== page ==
The question is pretty straightforward: Is it legal to point a domain on the web to someone else's ip (website)?

The domain owner is not actually copying the content, but just opening the website in his or her own domain.

The resolution happens in the USA and the domain was bought at Google Domains

  • 1
    If you could get it to work (the server will probably reject the hostname that it doesn't know) you might run into trademark laws, or if you did it with the intent to deceive, you may run into law around that, or if the domain name is disparaging, you may run into libel laws. There are plenty possible other laws you might run into. The question you should ask yourself is, why would you want to do this? Feb 25, 2019 at 7:08
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    It may depend on the purpose. (There was a story when an owner of a site under DDOS attack has changed its domain name to resolve to IP of the site of assumed organizer of the attack, which caused the attack downing it. That probably would be less legal if it ended up in court)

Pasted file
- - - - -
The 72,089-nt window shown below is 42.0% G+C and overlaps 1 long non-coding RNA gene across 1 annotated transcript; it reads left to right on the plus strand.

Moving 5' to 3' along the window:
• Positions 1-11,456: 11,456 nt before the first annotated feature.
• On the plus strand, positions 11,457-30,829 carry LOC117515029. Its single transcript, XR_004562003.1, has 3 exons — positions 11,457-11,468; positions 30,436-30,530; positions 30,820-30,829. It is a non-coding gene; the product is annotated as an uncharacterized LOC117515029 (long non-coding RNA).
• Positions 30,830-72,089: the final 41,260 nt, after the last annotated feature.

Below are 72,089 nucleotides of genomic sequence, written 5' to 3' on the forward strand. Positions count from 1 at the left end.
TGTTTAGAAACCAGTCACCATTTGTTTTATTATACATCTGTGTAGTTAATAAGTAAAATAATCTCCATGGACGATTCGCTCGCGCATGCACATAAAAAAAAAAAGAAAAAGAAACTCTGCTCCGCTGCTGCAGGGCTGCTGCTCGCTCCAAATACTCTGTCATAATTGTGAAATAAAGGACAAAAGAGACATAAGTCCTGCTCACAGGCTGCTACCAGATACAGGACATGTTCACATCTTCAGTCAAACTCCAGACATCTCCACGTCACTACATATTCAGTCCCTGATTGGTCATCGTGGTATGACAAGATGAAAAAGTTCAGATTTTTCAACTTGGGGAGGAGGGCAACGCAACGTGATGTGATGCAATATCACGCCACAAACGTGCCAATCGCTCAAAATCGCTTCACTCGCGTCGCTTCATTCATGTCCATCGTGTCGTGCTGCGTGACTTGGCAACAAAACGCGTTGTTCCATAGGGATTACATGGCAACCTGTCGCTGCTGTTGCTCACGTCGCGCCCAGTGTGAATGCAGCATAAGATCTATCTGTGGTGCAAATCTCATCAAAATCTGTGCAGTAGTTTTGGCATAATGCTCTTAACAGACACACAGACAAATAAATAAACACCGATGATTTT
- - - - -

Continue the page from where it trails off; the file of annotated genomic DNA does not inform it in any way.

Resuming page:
– max630
    Feb 25, 2019 at 8:28
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    So, to be clear (as both answerers so far have not got this): You aren't talking about iframes. You aren't talking about scraping or any sort of copying. You aren't talking about "deep linking" or any sort of hyperlinking. You are talking about setting up and publishing DNS mappings from your subdomain.example.com to the IP address(es) of a target WWW server owned by someone else, and whether that is legal to do.
    – JdeBP
    Feb 25, 2019 at 8:51

4 Answers 4



One could certainly put up a site whose only content was a link to another domain. And I can't find any law which this would violate.